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Commercial Disputes Weekly – Issue 15925 April 2023

BITE SIZE KNOW HOW FROM THE ENGLISH COURTS

"...insurable interest is not dependent on proprietary interest."Quadra Commodities SA v XL Insurance Company SE and others

Commodities – Insurance
The Court of Appeal rejected the insurers’ appeal against a decision that they were liable under the misappropriation clause in a Marine Cargo Open Policy to Quadra, who had paid for a cargo of grain that had not been delivered. The first instance judge had been correct to find that Quadra had an insurable interest in the grain, notwithstanding that multiple warehouse receipts had been issued for the same grain. There was ample evidence that grain corresponding in quantity and description to the cargo was physically present in the grain elevators at the time when the warehouse receipts were issued. The policy definition of insurable interest was wide and provided that what was physically present in the elevators was generically corn, wheat or barley, that would be sufficient evidence of the physical existence of goods covered by the policy for Quadra to establish an insurable interest. It was not necessary for Quadra to prove that the goods should be ascertained in the same sense as required for determining whether or not a buyer has a proprietary interest in goods for the purposes of the Sale of Goods Act 1979. If neither property nor risk has passed, payment or part-payment of the price will give the buyer an insurable interest, because if the goods were lost or damaged and the seller was insolvent the buyer might not be able to recover the money which he had paid for them.
Quadra Commodities SA v XL Insurance Company SE and others [2023] EWCA Civ 432, 21 April 2023

Construction – Insurance
The Rugby Football Union (“RFU”) obtained an insurance payment for damage to cabling due to defective ductwork that had been installed to carry the cables. A subrogated claim was brought by the insurers against the subcontractor, FM Conway (“Conway”), who was co-insured under the policy. Conway denied negligence and sought declarations that it had the benefit of the policy on the same terms as the RFU, that the RFU could not claim against Conway under the policy and that the insurer could not exercise subrogation rights against Conway because the loss and damage was covered under the terms of the policy. The Court of Appeal upheld the judge’s conclusion that Conway could not rely on the policy because the claim was not fully covered; the insurance did not include cover for a claim by Conway for the costs of rectifying damage caused by its own defective work. The mere fact that the RFU and Conway were insured under the same policy did not mean that they were covered for the same loss or unable to make claims against one another.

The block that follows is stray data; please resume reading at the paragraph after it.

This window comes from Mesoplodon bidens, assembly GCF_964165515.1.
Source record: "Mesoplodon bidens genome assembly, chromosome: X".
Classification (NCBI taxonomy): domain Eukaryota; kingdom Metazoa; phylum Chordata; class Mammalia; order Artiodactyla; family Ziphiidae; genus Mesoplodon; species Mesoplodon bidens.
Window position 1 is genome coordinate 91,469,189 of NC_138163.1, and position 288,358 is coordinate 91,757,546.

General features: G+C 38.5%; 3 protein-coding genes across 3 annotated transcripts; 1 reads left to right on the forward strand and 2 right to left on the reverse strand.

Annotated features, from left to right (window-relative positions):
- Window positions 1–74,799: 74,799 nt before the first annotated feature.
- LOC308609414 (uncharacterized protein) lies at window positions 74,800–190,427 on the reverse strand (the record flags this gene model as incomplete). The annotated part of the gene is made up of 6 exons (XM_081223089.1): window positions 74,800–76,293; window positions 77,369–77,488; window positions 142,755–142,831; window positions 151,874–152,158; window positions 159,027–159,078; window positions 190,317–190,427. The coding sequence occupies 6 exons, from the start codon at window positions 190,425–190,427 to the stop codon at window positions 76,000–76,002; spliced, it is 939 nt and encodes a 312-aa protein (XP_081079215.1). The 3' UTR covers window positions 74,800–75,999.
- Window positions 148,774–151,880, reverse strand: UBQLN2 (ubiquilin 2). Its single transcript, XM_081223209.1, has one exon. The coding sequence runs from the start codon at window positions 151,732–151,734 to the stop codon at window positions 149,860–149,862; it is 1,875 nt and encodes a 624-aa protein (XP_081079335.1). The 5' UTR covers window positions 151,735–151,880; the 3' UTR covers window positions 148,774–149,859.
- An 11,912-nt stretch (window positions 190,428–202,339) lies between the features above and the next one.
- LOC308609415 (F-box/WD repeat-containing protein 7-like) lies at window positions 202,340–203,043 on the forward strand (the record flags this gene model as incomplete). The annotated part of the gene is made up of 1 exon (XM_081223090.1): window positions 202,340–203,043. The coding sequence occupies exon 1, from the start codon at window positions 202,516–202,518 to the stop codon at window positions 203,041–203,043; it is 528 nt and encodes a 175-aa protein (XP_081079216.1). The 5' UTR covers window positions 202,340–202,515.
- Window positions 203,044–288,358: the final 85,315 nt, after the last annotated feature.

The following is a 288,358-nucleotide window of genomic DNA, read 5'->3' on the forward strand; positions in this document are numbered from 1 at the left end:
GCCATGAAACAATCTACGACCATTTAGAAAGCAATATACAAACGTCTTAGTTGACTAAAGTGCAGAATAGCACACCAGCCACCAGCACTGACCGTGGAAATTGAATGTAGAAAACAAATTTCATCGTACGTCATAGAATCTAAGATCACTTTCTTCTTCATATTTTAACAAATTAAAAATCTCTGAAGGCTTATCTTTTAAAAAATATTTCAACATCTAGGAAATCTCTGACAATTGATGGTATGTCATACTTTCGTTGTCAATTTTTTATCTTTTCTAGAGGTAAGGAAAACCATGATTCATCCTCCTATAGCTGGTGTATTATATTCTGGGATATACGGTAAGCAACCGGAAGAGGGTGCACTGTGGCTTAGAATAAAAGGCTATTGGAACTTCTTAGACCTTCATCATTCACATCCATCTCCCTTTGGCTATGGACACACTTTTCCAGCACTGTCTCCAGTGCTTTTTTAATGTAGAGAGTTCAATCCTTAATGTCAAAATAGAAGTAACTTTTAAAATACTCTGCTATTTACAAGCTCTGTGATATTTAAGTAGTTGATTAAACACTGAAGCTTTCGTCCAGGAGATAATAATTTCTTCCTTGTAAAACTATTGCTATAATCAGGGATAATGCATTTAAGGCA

FM Conway Ltd v The Rugby Football Union and others [2023] EWCA Civ 418, 19 April 2023

Loan Notes – Injunction
The claimant issued loan notes under a loan note instrument to the defendant. Under the terms of the notes, cash interest was due in May, August, November 2022 and February 2023, but had not been paid by the claimant. The claimant justified non-payment by its reliance on various assurances and advice from the defendant that it could pay the interest at a later date. On 21 March 2023, the defendant asserted that the non-payment of interest was an Event of Default (“EoD”) and demanded repayment of all outstanding principal and interest. The claimant unsuccessfully sought an injunction to prevent enforcement of the security rights. Whatever the situation with misrepresentations in relation to the 2022 payments, the claimant had been under no such misapprehensions in relation to the February 2023 payment and had still failed to make that payment. The EoD would have arisen in any event, notwithstanding the validity of any claims in relation to the earlier payments. There was therefore no serious issue to be tried and no basis for an injunction.
Chelsea Midco 1 Limited v Harwood Chelsea Investment LP [2023] EWHC 843 (Ch), 14 April 2023

Adjudication
A dispute arose as to the sums owing to the subcontractor, BWE, for electrical work carried out for AMK at Lord’s cricket ground. AMK produced a Final Account Statement (“FAS”) on 6 May 2022 as per the contract. That was stated to be final and binding on BWE unless the parties agreed to modify it or BWE commenced an adjudication or court proceedings within 20 working days (clause 33.4). BWE notified its intention to refer the matter to adjudication on 19 May and on 26 May made the reference. The first adjudicator resigned on 15 June. BWE served a new notice and referral on 8 and 15 September. The court rejected AMK’s application for a declaration that the FAS was final and binding on the basis that the adjudication had been brought out of time. The resignation of the first adjudicator did not bring the adjudication to an end, nor did it terminate BWE’s right to challenge the FAS. BWE had their foot firmly in the door, as permitted by clause 33.4, by virtue of both the adjudication and the timeous, and still pending, litigation.
Atalian Servest AML Limited v BW (Electrical Contractors) Limited [2023] CSIH 18, 18 April 2023

Should you wish to discuss any of these cases in further detail, please speak with a member of our London dispute resolution team below, or your regular contact at Watson Farley & Williams:

Robert Fidoe
Rebecca Williams
Ryland AshCharles Buss
Nikki ChuDev Desai
Sarah EllingtonAndrew Hutcheon
Alexis Martinez
Theresa Mohammed
Tim Murray
Mike Phillips
Andrew Ward

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